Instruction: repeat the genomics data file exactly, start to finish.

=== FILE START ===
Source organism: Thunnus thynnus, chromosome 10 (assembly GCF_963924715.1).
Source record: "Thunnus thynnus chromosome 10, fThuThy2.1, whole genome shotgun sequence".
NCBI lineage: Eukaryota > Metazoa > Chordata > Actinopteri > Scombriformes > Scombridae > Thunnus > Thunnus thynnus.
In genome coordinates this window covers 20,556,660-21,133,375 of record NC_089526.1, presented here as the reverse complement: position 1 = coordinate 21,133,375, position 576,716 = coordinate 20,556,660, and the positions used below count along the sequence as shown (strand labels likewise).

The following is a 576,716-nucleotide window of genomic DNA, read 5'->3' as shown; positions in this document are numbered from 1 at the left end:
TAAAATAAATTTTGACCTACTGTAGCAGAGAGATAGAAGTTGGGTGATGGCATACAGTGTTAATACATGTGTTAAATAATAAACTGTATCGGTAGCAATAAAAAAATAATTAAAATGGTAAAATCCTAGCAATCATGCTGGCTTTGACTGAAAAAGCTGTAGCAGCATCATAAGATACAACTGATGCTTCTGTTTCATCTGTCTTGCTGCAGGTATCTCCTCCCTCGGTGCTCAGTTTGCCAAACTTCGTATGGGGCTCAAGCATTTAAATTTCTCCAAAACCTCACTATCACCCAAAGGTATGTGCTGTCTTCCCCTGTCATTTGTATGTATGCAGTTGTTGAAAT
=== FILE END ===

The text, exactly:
Source organism: Thunnus thynnus, chromosome 10 (assembly GCF_963924715.1).
Source record: "Thunnus thynnus chromosome 10, fThuThy2.1, whole genome shotgun sequence".
NCBI lineage: Eukaryota > Metazoa > Chordata > Actinopteri > Scombriformes > Scombridae > Thunnus > Thunnus thynnus.
In genome coordinates this window covers 20,556,660-21,133,375 of record NC_089526.1, presented here as the reverse complement: position 1 = coordinate 21,133,375, position 576,716 = coordinate 20,556,660, and the positions used below count along the sequence as shown (strand labels likewise).

The following is a 576,716-nucleotide window of genomic DNA, read 5'->3' as shown; positions in this document are numbered from 1 at the left end:
TAAAATAAATTTTGACCTACTGTAGCAGAGAGATAGAAGTTGGGTGATGGCATACAGTGTTAATACATGTGTTAAATAATAAACTGTATCGGTAGCAATAAAAAAATAATTAAAATGGTAAAATCCTAGCAATCATGCTGGCTTTGACTGAAAAAGCTGTAGCAGCATCATAAGATACAACTGATGCTTCTGTTTCATCTGTCTTGCTGCAGGTATCTCCTCCCTCGGTGCTCAGTTTGCCAAACTTCGTATGGGGCTCAAGCATTTAAATTTCTCCAAAACCTCACTATCACCCAAAGGTATGTGCTGTCTTCCCCTGTCATTTGTATGTATGCAGTTGTTGAAAT